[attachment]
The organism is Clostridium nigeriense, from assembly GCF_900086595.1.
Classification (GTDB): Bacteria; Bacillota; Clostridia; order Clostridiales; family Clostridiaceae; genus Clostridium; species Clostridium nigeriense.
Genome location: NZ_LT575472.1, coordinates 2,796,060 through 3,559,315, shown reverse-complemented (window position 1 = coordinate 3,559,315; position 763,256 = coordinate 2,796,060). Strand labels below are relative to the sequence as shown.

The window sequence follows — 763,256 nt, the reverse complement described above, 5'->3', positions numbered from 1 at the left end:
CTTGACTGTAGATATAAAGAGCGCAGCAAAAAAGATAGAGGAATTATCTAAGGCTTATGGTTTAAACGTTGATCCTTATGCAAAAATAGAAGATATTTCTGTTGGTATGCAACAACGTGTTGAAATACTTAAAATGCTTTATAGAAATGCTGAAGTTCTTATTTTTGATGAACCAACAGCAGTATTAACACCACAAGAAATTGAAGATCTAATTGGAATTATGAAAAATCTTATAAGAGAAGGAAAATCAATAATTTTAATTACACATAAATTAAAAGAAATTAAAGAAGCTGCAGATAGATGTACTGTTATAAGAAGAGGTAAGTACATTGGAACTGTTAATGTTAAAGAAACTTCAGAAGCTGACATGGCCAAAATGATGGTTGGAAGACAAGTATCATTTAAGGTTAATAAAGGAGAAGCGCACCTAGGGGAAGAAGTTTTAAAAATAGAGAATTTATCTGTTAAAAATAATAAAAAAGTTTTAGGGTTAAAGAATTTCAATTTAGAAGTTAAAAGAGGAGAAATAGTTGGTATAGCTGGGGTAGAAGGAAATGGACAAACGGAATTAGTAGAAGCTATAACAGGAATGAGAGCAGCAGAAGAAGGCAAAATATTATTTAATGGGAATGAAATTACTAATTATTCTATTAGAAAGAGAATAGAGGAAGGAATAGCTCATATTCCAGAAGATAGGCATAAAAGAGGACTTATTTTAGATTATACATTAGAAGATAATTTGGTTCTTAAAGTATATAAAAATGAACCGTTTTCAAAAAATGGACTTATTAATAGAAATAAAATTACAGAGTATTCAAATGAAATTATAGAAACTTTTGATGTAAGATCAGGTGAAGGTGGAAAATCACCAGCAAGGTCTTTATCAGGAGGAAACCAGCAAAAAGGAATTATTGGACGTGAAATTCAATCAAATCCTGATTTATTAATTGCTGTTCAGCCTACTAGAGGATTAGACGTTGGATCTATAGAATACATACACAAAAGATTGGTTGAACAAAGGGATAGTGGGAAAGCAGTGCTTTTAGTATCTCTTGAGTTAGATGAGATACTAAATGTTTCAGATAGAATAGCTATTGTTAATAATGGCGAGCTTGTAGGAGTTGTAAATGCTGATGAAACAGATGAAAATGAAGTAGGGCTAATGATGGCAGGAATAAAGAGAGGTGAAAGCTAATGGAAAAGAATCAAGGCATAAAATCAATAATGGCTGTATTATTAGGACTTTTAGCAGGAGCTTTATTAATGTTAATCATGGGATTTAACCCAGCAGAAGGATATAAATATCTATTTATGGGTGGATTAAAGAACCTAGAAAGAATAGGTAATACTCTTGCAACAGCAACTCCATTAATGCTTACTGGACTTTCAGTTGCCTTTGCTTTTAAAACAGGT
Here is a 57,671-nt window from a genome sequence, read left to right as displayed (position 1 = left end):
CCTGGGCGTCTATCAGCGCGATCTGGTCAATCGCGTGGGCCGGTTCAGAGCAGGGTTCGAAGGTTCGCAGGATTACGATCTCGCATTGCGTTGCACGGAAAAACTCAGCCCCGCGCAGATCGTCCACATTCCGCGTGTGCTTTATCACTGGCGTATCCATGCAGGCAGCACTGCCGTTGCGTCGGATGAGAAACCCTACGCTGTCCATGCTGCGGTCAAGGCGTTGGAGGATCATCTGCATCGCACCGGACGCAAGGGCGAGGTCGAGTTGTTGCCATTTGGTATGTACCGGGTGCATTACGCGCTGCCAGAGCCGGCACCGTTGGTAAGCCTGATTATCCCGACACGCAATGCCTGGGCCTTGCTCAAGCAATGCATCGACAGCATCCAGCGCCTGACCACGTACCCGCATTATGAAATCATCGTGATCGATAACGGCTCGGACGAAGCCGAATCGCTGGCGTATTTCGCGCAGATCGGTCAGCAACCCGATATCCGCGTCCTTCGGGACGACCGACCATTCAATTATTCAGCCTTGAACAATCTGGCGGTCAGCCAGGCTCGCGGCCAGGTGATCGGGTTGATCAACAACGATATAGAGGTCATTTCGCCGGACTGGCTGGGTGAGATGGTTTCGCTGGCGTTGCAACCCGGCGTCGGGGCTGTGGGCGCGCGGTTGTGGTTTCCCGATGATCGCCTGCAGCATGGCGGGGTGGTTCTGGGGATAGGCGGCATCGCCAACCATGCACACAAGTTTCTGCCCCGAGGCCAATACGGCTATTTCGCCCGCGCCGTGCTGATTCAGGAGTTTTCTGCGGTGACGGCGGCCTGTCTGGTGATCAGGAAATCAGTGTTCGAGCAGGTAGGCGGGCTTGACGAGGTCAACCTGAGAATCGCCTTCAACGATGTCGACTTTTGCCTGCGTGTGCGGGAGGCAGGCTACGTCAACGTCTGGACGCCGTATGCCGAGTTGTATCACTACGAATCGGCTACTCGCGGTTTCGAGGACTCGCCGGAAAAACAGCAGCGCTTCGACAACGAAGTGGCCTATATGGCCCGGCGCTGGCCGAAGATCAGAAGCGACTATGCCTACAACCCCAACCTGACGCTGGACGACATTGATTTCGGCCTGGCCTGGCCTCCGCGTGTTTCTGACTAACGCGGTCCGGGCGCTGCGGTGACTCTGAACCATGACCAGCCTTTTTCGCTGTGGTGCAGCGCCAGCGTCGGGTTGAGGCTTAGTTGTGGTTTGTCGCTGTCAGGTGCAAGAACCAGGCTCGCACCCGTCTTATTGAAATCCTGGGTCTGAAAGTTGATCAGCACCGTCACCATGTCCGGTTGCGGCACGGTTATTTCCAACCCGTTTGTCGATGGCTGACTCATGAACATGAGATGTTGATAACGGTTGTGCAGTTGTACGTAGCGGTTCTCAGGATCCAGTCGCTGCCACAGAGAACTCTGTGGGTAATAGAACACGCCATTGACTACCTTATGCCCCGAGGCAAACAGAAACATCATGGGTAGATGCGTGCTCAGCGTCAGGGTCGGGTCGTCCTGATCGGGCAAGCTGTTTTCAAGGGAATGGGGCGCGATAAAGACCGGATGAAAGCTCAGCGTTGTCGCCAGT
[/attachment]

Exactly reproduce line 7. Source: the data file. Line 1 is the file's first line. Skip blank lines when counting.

CCTGGGCGTCTATCAGCGCGATCTGGTCAATCGCGTGGGCCGGTTCAGAGCAGGGTTCGAAGGTTCGCAGGATTACGATCTCGCATTGCGTTGCACGGAAAAACTCAGCCCCGCGCAGATCGTCCACATTCCGCGTGTGCTTTATCACTGGCGTATCCATGCAGGCAGCACTGCCGTTGCGTCGGATGAGAAACCCTACGCTGTCCATGCTGCGGTCAAGGCGTTGGAGGATCATCTGCATCGCACCGGACGCAAGGGCGAGGTCGAGTTGTTGCCATTTGGTATGTACCGGGTGCATTACGCGCTGCCAGAGCCGGCACCGTTGGTAAGCCTGATTATCCCGACACGCAATGCCTGGGCCTTGCTCAAGCAATGCATCGACAGCATCCAGCGCCTGACCACGTACCCGCATTATGAAATCATCGTGATCGATAACGGCTCGGACGAAGCCGAATCGCTGGCGTATTTCGCGCAGATCGGTCAGCAACCCGATATCCGCGTCCTTCGGGACGACCGACCATTCAATTATTCAGCCTTGAACAATCTGGCGGTCAGCCAGGCTCGCGGCCAGGTGATCGGGTTGATCAACAACGATATAGAGGTCATTTCGCCGGACTGGCTGGGTGAGATGGTTTCGCTGGCGTTGCAACCCGGCGTCGGGGCTGTGGGCGCGCGGTTGTGGTTTCCCGATGATCGCCTGCAGCATGGCGGGGTGGTTCTGGGGATAGGCGGCATCGCCAACCATGCACACAAGTTTCTGCCCCGAGGCCAATACGGCTATTTCGCCCGCGCCGTGCTGATTCAGGAGTTTTCTGCGGTGACGGCGGCCTGTCTGGTGATCAGGAAATCAGTGTTCGAGCAGGTAGGCGGGCTTGACGAGGTCAACCTGAGAATCGCCTTCAACGATGTCGACTTTTGCCTGCGTGTGCGGGAGGCAGGCTACGTCAACGTCTGGACGCCGTATGCCGAGTTGTATCACTACGAATCGGCTACTCGCGGTTTCGAGGACTCGCCGGAAAAACAGCAGCGCTTCGACAACGAAGTGGCCTATATGGCCCGGCGCTGGCCGAAGATCAGAAGCGACTATGCCTACAACCCCAACCTGACGCTGGACGACATTGATTTCGGCCTGGCCTGGCCTCCGCGTGTTTCTGACTAACGCGGTCCGGGCGCTGCGGTGACTCTGAACCATGACCAGCCTTTTTCGCTGTGGTGCAGCGCCAGCGTCGGGTTGAGGCTTAGTTGTGGTTTGTCGCTGTCAGGTGCAAGAACCAGGCTCGCACCCGTCTTATTGAAATCCTGGGTCTGAAAGTTGATCAGCACCGTCACCATGTCCGGTTGCGGCACGGTTATTTCCAACCCGTTTGTCGATGGCTGACTCATGAACATGAGATGTTGATAACGGTTGTGCAGTTGTACGTAGCGGTTCTCAGGATCCAGTCGCTGCCACAGAGAACTCTGTGGGTAATAGAACACGCCATTGACTACCTTATGCCCCGAGGCAAACAGAAACATCATGGGTAGATGCGTGCTCAGCGTCAGGGTCGGGTCGTCCTGATCGGGCAAGCTGTTTTCAAGGGAATGGGGCGCGATAAAGACCGGATGAAAGCTCAGCGTTGTCGCCAGT